GARDNER Arnold O. Gus Sundnas, 88, of 71 Barthel Ave., Gardner, died Thursday, May 15, 2008 in the Baldwinville Nursing Home. Gus was universally liked in the Gardner area, and had a greeting or a kind word for everyone he encountered.
He was born in Gardner, on December 5, 1919, the son of the late John and the late Esther (Johnson) Sundnas.
He grew up in Gardner and attended local schools. Mr. Sundnas worked in the Civilian Conservation Corps, then the American Fiber Company. In August 1942, he enlisted in the US Army, and served in the 654th Engineer Battalion. Widely known as Ole, he served for three years and three days, and saw action in Normandy, Northern France, Rhineland, Ardennes, and Central Europe. He once shared a foxhole with General George Patton, who told him Son, youd better keep your head down, or youll lose it. He received the following decorations and citations, the Good Conduct Medal, the Victory Medal, the Occupation Ribbon (Germany), the EAME Campaign Ribbon with five battle stars, and the American Theater Campaign Ribbon.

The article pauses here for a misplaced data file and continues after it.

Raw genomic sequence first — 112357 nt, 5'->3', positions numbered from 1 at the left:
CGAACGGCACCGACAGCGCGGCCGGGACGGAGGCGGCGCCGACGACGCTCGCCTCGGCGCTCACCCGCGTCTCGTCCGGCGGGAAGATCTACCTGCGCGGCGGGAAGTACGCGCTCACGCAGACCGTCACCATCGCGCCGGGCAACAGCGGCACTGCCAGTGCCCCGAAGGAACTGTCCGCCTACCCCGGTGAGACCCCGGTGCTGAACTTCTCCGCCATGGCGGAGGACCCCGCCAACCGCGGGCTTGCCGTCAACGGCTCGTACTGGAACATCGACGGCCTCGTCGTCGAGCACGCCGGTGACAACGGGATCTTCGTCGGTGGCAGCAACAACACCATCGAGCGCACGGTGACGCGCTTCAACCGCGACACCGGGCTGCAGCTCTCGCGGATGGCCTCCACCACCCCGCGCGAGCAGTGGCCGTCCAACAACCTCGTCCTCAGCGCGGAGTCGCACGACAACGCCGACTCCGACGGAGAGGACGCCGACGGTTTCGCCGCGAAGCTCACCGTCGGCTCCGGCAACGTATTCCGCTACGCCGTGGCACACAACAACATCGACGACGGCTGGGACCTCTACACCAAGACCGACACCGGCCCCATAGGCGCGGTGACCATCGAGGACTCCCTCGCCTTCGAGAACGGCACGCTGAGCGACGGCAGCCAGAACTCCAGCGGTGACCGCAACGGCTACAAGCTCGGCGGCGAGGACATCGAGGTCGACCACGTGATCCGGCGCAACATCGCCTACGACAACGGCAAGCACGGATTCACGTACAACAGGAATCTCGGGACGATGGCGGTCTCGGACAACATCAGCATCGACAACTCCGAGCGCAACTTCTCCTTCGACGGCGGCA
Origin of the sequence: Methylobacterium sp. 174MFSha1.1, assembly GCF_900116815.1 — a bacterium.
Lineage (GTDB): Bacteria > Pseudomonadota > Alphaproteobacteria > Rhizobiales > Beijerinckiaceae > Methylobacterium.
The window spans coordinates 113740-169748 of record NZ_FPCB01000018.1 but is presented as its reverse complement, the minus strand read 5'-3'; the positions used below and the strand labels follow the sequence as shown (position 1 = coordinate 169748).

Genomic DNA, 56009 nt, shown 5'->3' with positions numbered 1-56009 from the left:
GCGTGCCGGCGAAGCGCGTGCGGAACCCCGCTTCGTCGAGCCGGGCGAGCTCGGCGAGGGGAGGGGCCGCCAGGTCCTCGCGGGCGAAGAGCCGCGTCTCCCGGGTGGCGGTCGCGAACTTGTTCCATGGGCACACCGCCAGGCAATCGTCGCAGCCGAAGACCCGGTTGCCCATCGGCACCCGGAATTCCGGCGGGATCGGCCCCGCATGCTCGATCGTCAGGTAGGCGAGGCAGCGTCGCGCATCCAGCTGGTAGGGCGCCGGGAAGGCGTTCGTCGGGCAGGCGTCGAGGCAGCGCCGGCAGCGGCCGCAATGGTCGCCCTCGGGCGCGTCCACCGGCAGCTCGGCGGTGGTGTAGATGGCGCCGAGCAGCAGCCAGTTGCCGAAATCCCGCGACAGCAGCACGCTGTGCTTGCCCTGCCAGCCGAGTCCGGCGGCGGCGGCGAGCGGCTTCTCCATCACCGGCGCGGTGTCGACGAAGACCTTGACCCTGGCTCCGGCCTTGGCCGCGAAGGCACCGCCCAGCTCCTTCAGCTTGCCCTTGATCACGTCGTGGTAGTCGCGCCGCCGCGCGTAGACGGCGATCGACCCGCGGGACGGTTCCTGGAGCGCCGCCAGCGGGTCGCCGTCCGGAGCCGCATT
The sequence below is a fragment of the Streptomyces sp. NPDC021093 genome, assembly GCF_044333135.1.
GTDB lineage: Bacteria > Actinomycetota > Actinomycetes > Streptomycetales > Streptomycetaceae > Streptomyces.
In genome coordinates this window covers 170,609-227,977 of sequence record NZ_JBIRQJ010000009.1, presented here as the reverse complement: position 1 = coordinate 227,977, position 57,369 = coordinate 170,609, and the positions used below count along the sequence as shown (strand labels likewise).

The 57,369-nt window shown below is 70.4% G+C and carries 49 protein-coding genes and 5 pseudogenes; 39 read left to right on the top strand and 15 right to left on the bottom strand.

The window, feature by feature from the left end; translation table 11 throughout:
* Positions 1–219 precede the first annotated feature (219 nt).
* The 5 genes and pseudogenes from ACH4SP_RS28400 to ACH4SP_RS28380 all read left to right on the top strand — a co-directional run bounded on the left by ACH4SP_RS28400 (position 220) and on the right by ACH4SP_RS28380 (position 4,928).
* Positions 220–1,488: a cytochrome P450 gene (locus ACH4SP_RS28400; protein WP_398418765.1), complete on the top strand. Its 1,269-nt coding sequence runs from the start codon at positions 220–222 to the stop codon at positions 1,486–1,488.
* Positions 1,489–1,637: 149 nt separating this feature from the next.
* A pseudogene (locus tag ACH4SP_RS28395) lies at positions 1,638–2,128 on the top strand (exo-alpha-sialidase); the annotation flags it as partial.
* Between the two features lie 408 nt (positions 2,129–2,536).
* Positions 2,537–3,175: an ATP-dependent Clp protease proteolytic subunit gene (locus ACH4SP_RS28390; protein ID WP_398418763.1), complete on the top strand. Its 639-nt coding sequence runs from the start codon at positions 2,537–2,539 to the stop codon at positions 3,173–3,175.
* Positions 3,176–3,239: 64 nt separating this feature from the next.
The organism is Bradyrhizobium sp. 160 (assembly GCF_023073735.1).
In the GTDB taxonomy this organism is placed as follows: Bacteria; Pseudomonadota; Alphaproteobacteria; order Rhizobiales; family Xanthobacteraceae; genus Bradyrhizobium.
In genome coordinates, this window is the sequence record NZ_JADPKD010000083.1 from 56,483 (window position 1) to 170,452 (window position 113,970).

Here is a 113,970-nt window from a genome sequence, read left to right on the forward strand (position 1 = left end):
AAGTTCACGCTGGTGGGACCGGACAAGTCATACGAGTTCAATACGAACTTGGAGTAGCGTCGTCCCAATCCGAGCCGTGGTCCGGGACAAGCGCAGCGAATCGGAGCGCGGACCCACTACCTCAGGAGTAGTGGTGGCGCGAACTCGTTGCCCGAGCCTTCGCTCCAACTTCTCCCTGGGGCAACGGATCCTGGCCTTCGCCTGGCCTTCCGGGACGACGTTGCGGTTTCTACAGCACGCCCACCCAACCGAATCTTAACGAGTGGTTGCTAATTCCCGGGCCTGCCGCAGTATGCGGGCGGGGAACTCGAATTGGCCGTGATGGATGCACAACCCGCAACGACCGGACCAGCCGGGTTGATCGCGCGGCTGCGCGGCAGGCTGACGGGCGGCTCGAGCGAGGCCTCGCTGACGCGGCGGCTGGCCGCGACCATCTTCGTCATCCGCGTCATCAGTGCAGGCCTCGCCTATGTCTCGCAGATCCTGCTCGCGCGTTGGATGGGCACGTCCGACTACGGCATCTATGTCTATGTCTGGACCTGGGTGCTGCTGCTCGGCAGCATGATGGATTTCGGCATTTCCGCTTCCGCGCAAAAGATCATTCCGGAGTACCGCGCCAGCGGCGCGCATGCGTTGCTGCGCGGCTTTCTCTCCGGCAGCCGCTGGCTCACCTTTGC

Mr. Sundnas returned to Gardner after his discharge in November 1945, and continued work at American Fiber. He met Jennie Lesneski at a dance in 1949, and they married on June 30, 1951. Gus then worked several places in the Gardner area, such as Heywood Wakefield, East Gardner State Hospital, and the former Florence Stove Company. In 1964 he began his employment at the Simplex Time Recorder Company, where he worked until his retirement in 1981. He was a member of the Gardner American Legion Post No. 120, and the Gardner Veterans of Foreign Wars Post No. 905. He was also a charter member of the Worcester County Quabbin Anglers Association.
Gus loved singing in choral groups, and was a lifelong supporter and participant in barbershop singing. He was a member of the Runeberg Mens Chorus in 1938 and performed at the 1939 New York Worlds Fair. After the war, Gus sang bass in the Accidental Chords for several years, along with Todd Lind, Ernest Holmlund, Angelo Solinas, and later, Paul Holmstrom. In 1973 they formed another all-male chorus, the Chairtownaires, and from that chorus formed a quartet, the Squaretops. They presented numerous programs and minstrel shows in the region. In 1985, Gus joined the Worcester Men of Song, and remained a member until his death. He was celebrated as a well-known local vocalist in a James Murphy cartoon...